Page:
Year-round planning for the winter months

Stockfarm|June 2020

Year-round planning for the winter months
Although the winter months pose several challenges to livestock farmers, they can be overcome quite easily with proper planning throughout the year.
Andries Gouws

Knowing which nutritional sources to supplement when deficiencies arise, is the recipe for overwintering livestock. This allows the animals to maintain their condition and the producer to achieve his long-term reproduction goals.

The key to profitability lies in optimal reproduction in a system that produces as many calves and lambs as possible and rears them successfully. The animals’ genetic fertility and nutrition, which enables them to conceive, are the main drivers of good reproduction.

Nutritional shortages on grazing

Natural grazing is the cheapest main source of nutrition for cattle and sheep, but even in times of abundance, some nutritional shortages may occur that must be supplemented. In most of the country, the nutritional value of natural grazing decreases as soon as the rain season ends. The protein content of grass, in particular, tends to decline sharply, as the mature grass begins to dry out and nutrients are returned to the root systems of the plants.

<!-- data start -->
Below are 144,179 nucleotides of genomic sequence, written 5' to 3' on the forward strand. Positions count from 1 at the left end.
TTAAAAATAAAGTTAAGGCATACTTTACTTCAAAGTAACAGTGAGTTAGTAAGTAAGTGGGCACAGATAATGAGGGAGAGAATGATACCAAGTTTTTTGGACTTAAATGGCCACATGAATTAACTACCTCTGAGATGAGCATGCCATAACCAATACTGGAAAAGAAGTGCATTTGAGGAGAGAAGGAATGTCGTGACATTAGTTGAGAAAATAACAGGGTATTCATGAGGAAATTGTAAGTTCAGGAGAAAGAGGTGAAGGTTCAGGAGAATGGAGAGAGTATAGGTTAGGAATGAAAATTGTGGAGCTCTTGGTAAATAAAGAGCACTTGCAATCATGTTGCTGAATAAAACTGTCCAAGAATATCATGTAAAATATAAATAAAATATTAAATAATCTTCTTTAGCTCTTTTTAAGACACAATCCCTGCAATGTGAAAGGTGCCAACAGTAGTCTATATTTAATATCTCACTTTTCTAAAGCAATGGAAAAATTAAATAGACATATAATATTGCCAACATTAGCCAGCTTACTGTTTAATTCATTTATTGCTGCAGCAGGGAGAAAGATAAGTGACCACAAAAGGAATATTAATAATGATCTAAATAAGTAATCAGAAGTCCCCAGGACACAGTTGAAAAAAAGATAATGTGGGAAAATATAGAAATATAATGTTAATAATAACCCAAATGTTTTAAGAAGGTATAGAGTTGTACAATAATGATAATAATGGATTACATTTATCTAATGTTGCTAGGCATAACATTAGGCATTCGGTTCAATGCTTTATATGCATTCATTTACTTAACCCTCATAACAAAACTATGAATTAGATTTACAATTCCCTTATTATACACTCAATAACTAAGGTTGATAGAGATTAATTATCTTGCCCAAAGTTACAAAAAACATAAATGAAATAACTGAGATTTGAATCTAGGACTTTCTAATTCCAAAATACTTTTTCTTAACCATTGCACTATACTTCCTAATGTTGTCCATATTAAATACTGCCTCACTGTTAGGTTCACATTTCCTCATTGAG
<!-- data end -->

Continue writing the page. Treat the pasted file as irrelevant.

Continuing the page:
Dr. Francois van de Vyver, national manager for ruminants at Nutri Feeds, says grazing deficiencies can be supplemented and the strategy for supplementation should focus on limiting nutrients in order to stimulate digestibility and therefore the intake of available material, without losing sight of veld conservation.

Feed for overwintering

Nutrition aimed at overwintering livestock poses special challenges since the animals’ production status also needs to be considered. Beef cattle usually calve about a month before the first rains. The final stretch of the cow’s gestation, when her nutritional requirements are high, coincides with the harshest part of winter when grazing is sparse.

She therefore only has two to three months in which to recover post-calving; during this period, she must increase her body condition score so that she can mate and reconceive. To this end, a winter lick containing a large amount of non-protein nitrogen (NPN) such as urea, can be provided to meet the nitrogen requirements of the micro-organisms in the rumen; it will also activate the microorganisms to better digest fiber, which in turn encourages the utilization of poor quality grazing, Francois explains.


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June 2020